One of my favorite movies, The Shawshank Redemption, has a profound line to remember. Andy Dufreme tells his friend Red, who worries about Andy's well-being at a crucial scene,

"I guess it comes down to a simple choice, really. Get busy livin', or get busy dyin'.

It is time to do just this. Peace be with you all.



Monday, October 31, 2016

Are We Valued Or Not?


My fellow bus operators are truly amazing people. Of course we all work hard to take Portland safely to their destinations. We make transit WORK, along with rail ops, station agents, supervisors, dispatchers, maintenance workers and trainers. Yet the nagging question in my mind is, why do we feel under-valued?

The reason I feel this way is you rarely hear anything GOOD about union employees. As we head into contract negotiations, management feeds the media negative images. We're portrayed as secondary players between progress and the sun, and the resulting darkness is supposedly our own fault.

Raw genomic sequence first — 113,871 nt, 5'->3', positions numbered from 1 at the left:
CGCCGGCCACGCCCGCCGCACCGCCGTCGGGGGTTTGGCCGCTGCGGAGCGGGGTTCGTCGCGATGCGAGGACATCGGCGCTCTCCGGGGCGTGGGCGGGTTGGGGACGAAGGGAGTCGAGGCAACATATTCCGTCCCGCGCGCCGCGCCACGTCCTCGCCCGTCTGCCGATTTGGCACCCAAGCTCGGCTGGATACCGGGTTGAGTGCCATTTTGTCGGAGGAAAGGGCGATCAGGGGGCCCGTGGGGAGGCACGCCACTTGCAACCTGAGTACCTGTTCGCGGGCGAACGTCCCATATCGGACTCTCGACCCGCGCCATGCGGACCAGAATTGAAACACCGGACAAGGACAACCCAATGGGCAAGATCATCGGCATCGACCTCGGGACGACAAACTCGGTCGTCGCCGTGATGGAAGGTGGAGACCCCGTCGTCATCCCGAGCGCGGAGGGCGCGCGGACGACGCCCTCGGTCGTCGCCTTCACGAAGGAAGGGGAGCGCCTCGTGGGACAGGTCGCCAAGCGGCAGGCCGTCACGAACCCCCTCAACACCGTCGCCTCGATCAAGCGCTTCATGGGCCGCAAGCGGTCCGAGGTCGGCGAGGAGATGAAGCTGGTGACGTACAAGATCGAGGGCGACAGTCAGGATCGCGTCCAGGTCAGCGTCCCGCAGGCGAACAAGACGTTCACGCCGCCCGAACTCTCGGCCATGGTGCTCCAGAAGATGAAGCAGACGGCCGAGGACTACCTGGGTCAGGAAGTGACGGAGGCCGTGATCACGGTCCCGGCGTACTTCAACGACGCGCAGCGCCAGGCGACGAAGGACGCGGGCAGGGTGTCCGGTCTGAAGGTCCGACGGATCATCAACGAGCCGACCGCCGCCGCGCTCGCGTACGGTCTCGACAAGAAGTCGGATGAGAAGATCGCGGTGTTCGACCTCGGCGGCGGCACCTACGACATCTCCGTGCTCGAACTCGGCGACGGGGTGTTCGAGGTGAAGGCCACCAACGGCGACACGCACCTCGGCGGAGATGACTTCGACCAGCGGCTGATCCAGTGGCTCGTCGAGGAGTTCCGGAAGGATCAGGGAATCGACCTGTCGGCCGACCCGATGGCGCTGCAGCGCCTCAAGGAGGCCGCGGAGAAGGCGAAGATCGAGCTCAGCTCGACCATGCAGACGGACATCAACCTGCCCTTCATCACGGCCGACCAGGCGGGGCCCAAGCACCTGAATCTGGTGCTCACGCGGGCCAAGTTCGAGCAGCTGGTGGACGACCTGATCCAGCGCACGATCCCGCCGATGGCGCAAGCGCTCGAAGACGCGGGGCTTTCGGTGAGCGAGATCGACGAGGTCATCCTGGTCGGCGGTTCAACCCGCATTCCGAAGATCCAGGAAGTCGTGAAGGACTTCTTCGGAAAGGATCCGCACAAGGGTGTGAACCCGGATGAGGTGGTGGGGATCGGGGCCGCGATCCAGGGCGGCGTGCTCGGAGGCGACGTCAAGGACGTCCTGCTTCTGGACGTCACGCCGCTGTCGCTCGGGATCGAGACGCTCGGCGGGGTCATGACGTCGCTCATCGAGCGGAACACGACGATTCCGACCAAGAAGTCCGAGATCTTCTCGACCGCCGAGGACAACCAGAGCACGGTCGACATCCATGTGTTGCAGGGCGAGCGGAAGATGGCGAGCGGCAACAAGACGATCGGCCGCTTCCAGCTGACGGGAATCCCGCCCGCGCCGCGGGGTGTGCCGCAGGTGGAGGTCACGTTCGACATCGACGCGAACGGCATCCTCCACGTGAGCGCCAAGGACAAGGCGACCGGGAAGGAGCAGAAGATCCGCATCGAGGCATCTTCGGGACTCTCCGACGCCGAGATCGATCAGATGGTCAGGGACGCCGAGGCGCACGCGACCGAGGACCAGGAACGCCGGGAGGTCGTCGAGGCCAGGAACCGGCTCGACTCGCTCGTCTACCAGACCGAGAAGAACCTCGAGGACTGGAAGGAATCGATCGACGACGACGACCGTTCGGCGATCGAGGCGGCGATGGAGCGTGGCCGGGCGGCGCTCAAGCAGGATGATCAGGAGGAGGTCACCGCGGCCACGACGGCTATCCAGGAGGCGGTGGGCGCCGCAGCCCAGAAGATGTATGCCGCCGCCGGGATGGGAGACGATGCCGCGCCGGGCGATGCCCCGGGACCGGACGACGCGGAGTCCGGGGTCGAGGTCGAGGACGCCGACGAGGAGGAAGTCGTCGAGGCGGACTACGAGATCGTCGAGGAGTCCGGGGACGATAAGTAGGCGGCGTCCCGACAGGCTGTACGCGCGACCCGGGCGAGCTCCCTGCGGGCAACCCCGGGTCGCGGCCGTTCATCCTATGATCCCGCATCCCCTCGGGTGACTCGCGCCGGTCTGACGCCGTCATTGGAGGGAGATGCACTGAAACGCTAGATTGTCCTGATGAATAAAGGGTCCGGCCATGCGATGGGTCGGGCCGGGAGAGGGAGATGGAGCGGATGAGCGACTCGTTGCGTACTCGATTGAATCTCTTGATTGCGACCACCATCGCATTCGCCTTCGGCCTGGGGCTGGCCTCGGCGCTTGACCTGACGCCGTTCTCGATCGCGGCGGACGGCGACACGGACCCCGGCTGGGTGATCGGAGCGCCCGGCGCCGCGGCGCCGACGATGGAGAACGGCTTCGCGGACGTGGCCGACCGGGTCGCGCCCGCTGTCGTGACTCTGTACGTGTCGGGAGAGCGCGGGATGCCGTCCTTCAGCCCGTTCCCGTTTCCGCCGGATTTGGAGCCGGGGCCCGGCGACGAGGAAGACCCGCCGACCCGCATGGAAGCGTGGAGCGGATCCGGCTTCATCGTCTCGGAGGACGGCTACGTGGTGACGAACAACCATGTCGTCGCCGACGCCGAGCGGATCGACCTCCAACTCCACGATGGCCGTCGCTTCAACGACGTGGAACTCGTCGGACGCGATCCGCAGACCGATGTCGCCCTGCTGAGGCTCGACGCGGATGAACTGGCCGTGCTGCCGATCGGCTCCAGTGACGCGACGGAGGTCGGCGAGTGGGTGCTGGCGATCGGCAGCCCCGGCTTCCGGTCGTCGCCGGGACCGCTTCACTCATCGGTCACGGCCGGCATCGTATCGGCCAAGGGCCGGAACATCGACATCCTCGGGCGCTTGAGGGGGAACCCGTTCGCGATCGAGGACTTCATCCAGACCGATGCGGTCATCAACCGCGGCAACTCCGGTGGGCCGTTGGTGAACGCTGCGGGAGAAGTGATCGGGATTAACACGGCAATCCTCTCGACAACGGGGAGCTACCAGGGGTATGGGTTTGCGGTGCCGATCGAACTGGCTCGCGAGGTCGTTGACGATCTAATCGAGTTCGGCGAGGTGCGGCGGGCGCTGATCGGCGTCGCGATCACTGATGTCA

Overpaid. Greedy. Cadillac benefits. These are just a few of the terms used to describe us. Does it sound like management believes we are valued when you hear these things? To me, it's painfully clear they think we're just a pain in the ass.

Almost every day, I get thanked by passengers for the smooth and safe ride I provide. It feels great! It's a validation for the effort I put into creating a stress-free and comfortable experience for my passengers. Rarely do they call in and offer their praise on the record, which can be a downer. But as an operator, I've learned to accept it as one of many facts of life. When someone takes the time to pat me on the back and thank me for not jerking them around like a kernel of corn in the popper, it's validation enough.